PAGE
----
Guest Post: Lost Fathers and the Issac Complex
by Edward Wilson

Lost is exploring, or perhaps creating, a non-freudian father issue which I’m going to call the Issac complex. Rather than a sexual trine involving the mother, this father issue centers around the father’s betrayal and abandoning of the child. Psychologically this is very similar territory to that explored by Fight Club. The biblical story of Issac and Abraham is that god asks Abraham to sacrifice or murder his son Issac as an act of faith and that just as he is about to kill his son, God relents in this demand. This story is recounted in Lost.

Character names are very significant in Lost and the ultimate authority on the island is named Jacob, who biblically the son of Issac. Interestingly Jacob seems to have a tendency to turn on and banish his representative leaders. Additionally, Jack’s father, Christian Sheppard is taking over as his spokesperson.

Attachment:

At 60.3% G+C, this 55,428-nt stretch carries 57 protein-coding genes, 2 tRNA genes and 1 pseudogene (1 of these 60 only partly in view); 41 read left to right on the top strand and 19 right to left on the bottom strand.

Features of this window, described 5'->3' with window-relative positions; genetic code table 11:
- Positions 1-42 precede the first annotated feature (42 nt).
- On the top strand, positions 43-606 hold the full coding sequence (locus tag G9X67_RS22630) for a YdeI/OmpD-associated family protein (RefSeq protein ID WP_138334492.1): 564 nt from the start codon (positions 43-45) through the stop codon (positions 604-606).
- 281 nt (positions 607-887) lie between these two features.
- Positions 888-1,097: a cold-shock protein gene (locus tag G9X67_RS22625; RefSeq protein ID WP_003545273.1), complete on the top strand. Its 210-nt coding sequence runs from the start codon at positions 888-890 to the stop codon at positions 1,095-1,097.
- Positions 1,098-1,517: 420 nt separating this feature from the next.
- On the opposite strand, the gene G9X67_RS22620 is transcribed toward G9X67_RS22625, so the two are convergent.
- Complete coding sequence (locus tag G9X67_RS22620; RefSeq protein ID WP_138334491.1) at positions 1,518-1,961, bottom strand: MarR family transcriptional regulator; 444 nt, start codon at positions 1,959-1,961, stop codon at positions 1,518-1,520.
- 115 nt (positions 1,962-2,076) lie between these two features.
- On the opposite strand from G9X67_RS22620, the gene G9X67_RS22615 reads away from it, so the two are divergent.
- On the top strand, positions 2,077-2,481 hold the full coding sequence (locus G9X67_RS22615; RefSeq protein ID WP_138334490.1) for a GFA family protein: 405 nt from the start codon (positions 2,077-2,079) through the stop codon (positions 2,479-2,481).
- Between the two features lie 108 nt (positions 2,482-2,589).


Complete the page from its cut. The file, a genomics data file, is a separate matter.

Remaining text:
Whereas Fight Club locates the solution to this issue in the creation and assumption of a new image of masculinity, the aggressive trickster figure of Tyler Durden, Lost has thus far shown us two solutions. We
are shown forgiveness and acceptance of the bad dad in Hurley’s story and violent rejection of the betraying father in John Locke and Sawyer’s murder of John’s father.

Given the Gnostic themes of the show it behooves me to point out that the ultimate example of the bad dad theme would be the Gnostic Demiurge or the bad creator god. In Demiurgic Gnosticism the creator god is an evil entity that has trapped us in this creation. The Gnostic Christ, or son, would be expressed in those same two modes, rejection of the Father’s world or forgiveness and redemption of it.